Year In Review: Omri Casspi

by Jason Friedman Writer/Reporter

Reflecting upon Omri Casspi's past, present and future following the 2013-14 campaign


Much like teammate Francisco Garcia, Omri Casspi enjoyed a strong start to the 2013-14 campaign but was unable to parlay that impressive opening run into sustained season-long success. The Israeli national was a revelation during the preseason, shooting 55 percent from the field and 38 percent from downtown while averaging 13 points and five boards per game. He looked right at home as an up-tempo, small-ball stretch four, and the seemingly perfect fit continued when the real games began as Casspi came off the bench to average more than nine points and four boards per contest during the month of November while shooting nearly 43 percent from beyond the arc as well.

But the 25-year-old never could capture that kind of consistency the rest of the way. Casspi’s 3-point accuracy dipped sharply in the wake of his scorching start – he finished the season shooting .347; mere percentage points behind his career mark of .352 – and as a result his playing time began to diminish as well. Casspi still had his moments of splendor here and there, but they never arrived with the sort of regularity and reliability his play during the fall had suggested.


Few nights this season could have been sweeter for Casspi than the evening of January 22 when the fifth-year forward dropped 20 points and collected a career-high tying 12 rebounds against the club with which he began his NBA career. Casspi ran roughshod over his former team that night and so too did the rest of the Rockets as they smoked Sacramento 119-98.  


This season represented Casspi’s initial foray into the stretch four role so it shouldn't come as too much of a surprise that he experienced some ups and downs while adapting to a new position. On the offensive end of the floor, the power forward spot suited him well as his shooting and Player Efficiency Rating were both significantly higher when we was lined up at the four rather than the three, according to Perhaps not surprisingly, however, the script flipped at the defensive end where Casspi had far more success slowing opposing small forwards rather than their more burly and powerful frontcourt brethren who earn their living at the four.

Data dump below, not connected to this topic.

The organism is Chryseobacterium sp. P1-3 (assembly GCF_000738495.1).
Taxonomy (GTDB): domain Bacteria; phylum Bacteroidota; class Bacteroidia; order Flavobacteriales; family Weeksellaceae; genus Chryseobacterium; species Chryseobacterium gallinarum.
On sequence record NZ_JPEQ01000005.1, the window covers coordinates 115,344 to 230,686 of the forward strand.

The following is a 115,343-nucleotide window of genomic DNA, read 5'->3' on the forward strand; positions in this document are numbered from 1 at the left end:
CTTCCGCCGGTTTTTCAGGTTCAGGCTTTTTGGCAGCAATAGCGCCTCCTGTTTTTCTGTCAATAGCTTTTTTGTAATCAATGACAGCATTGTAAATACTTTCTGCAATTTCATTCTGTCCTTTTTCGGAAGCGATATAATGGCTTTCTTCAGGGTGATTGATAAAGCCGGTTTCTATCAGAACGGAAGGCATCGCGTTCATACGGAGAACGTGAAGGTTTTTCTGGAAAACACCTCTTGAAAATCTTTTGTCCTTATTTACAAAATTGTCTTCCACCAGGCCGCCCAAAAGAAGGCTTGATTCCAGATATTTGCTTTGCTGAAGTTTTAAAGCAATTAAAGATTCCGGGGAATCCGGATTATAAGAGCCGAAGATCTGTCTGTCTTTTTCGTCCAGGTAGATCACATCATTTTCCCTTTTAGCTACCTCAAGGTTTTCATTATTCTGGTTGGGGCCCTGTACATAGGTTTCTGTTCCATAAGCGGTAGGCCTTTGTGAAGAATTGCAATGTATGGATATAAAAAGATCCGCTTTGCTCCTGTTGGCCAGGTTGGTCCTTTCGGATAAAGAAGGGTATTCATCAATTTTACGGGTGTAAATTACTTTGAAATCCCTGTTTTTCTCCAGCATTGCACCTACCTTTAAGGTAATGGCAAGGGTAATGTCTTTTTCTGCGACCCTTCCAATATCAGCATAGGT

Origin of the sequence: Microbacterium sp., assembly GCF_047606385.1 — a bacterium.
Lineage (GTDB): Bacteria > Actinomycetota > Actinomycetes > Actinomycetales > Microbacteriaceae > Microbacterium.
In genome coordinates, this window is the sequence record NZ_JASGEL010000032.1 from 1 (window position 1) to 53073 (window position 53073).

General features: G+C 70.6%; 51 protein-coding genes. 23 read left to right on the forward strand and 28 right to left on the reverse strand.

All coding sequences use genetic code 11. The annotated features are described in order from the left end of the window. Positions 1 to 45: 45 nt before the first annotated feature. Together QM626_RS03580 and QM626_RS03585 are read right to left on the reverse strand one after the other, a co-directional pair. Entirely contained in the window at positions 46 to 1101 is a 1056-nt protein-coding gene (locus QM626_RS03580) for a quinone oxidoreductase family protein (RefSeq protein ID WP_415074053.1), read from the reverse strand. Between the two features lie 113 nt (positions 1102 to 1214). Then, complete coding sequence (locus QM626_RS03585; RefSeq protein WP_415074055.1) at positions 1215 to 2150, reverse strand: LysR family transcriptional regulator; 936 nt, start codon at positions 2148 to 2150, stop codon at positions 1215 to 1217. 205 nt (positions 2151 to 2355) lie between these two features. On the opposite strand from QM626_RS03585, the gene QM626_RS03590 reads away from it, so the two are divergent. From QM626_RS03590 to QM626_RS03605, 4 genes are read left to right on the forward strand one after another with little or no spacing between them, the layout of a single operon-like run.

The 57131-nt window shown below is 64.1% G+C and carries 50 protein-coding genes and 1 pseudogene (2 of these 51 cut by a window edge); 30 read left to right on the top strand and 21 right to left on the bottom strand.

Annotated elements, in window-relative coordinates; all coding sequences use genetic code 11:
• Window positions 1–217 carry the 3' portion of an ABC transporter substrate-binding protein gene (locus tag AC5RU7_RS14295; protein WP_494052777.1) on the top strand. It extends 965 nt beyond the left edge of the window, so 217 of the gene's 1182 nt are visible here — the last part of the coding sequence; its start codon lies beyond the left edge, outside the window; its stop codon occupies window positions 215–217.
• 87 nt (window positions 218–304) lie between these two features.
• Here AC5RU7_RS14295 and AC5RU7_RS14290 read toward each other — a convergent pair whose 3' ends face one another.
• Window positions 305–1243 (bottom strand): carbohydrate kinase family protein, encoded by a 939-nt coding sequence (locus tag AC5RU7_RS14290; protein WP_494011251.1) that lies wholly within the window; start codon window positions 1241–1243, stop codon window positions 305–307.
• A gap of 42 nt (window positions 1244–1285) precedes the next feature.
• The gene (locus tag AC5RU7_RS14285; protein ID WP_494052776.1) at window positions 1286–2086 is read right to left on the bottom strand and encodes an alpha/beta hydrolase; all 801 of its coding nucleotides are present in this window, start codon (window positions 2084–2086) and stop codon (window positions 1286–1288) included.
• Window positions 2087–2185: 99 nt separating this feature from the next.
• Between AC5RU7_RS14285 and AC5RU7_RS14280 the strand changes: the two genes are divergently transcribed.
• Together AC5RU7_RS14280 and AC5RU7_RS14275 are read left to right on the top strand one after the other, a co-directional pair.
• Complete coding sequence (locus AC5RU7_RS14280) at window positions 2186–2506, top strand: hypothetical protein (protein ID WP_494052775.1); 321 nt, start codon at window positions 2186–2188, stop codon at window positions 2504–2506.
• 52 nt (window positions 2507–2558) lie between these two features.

In order to better tilt the odds in his favor, then, the best thing Casspi can do is to put in the requisite work to take his 3-point shooting stroke to the next level. Casspi is a smart player who recorded a career high assist rate and one who excels in the open floor. But it’s no coincidence that his best stretches over the past year coincided with those periods during which his touch from the perimeter was on point, allowing the Rockets’ offense invaluable room to breathe. Should he acquire the ability to showcase that skill more consistently, his production will undoubtedly follow suit as well.